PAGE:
UK Premiere – Yvonne Arnaud Theatre, Guildford – 30 August 2006
Nestling between a gently flowing river and a bank of late blooming trees the Yvonne Arnaud Theatre provided the perfect venue for the UK premiere of The French Lieutenant’s Woman. Large enough to accommodate the capacity audience the theatre proved to be surprisingly intimate, the stage being only inches from the front row.
A desk adorned with the tools of a writer’s trade, gently lit with a lamp, set in the centre of a multilevel stage is the first glimpse of the evening ahead. To the excited mutterings of the opening night crowd the lights dim and George Irving playing The Writer takes his place on the stage. The sound of a typewriter and the image of a writer struggling with his art open the play. The Writer is soon joined by an assembly of his disparate characters playing in his mind. The Writer screams “Stop” and tells the audience “I don’t know where to begin …” and so opens The French Lieutenant’s Woman.
The Writer is haunted by Sarah, other characters float in and out of his consciousness but Sarah is the constant that troubles him. Marching around the stage despairing of how to resolve his issues and begin writing, The Writer introduces his “surrogate” in the story, Charles Smithson, referring to Charles as intelligent, educated and handsome. The Writer notes how narcistic authors can be, the first of several comedic comments which were clearly appreciated by the audience.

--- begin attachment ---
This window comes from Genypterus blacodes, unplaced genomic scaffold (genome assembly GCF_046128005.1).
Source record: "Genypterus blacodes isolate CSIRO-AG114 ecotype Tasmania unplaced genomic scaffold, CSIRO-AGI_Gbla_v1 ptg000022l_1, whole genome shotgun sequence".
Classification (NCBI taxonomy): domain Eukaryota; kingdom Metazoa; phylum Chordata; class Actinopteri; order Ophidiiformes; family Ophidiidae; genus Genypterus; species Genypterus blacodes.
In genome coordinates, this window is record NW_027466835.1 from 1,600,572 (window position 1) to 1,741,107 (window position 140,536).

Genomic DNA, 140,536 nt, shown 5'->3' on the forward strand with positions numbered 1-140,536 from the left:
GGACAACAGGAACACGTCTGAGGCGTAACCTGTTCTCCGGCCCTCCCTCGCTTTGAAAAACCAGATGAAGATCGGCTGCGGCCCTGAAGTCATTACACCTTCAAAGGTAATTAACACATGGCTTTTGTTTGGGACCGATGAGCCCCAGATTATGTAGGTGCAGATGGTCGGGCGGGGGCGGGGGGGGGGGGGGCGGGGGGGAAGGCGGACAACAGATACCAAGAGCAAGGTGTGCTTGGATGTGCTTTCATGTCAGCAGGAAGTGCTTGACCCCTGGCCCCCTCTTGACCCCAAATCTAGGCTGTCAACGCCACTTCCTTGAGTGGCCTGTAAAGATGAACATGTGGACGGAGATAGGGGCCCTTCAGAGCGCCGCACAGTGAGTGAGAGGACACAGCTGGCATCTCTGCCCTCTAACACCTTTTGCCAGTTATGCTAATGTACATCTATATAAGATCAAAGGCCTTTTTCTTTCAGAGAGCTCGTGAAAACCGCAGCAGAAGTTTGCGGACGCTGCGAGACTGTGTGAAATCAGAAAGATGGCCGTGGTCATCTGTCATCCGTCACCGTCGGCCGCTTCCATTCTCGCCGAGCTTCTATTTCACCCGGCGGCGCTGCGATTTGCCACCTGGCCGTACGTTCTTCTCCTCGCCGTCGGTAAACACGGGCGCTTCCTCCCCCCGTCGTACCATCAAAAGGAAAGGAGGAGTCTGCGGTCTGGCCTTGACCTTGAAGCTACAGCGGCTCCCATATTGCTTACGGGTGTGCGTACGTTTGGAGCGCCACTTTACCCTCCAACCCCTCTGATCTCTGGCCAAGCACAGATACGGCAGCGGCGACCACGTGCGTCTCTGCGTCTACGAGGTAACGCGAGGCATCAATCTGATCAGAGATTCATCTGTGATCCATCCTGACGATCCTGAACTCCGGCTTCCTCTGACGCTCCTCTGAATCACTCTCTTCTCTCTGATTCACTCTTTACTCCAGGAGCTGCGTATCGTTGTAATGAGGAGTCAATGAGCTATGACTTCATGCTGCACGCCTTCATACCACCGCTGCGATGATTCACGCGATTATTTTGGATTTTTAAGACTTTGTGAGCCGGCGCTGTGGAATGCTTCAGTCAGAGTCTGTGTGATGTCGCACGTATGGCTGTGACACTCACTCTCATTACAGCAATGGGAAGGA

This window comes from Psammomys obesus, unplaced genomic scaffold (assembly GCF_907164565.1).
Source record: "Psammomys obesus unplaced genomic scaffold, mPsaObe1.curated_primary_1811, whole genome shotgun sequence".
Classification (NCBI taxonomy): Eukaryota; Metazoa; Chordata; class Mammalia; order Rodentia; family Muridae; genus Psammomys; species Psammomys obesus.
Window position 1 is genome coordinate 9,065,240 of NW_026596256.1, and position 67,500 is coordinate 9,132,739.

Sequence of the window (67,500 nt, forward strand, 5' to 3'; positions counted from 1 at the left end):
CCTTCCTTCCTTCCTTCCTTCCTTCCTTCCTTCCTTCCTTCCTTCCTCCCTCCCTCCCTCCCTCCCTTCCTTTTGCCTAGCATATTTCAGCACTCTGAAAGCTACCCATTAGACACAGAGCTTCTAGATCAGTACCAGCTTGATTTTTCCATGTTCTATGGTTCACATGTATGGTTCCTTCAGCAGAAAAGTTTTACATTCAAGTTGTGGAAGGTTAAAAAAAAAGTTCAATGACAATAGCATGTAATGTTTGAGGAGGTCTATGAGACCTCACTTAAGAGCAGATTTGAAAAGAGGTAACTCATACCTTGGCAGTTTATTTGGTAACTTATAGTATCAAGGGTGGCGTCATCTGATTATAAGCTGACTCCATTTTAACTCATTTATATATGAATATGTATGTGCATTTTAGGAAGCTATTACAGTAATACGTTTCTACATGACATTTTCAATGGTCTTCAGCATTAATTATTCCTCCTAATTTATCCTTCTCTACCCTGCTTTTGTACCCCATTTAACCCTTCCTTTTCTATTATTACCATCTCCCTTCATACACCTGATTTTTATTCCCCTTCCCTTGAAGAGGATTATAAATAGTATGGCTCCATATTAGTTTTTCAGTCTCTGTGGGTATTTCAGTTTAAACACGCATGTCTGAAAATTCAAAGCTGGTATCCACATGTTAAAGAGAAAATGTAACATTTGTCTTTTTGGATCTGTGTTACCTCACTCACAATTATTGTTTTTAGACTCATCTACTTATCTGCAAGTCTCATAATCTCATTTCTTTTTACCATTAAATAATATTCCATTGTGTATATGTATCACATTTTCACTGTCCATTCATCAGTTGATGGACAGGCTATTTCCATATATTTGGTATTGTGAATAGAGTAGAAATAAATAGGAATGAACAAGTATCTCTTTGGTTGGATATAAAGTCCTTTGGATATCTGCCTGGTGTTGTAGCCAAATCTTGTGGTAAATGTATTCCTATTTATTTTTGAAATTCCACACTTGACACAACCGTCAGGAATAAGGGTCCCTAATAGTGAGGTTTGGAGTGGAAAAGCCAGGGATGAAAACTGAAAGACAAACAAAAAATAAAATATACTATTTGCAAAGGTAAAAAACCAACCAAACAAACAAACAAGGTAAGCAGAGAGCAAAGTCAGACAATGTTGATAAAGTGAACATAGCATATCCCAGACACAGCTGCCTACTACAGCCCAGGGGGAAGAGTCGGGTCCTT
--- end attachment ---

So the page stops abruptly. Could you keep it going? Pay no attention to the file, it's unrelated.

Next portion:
Anne Kavanagh played the fearsome Mrs Poulteney to perfection, oozing the rampant hypocrisy of the character. Daniel Tuite was the perfect foil for her opening scene playing Mr Forsythe, the Vicar, a much more charitable character. Anthony Howell was excellent as Charles Smithson portraying his confusion and indecision with a subtle touch. His interpretation of Charles worked fantastically well opposite Hannah Young as Ernestina whose emotional final scene demonstrated the unravelling of her life consummately.
The Writer is a constant presence on stage throughout the play, which is almost 3 hours long with one 20 minute interval, moving around the stage either interacting with his characters or watching events unfold. It is a highly choreographed and physically demanding piece, with numerous changes of setting handled cleverly by the cast ably aided by the lighting focusing on the relevant scene and dimming on other areas. It must have been exhausting for the cast, several of whom played more than one role in the ensemble cast.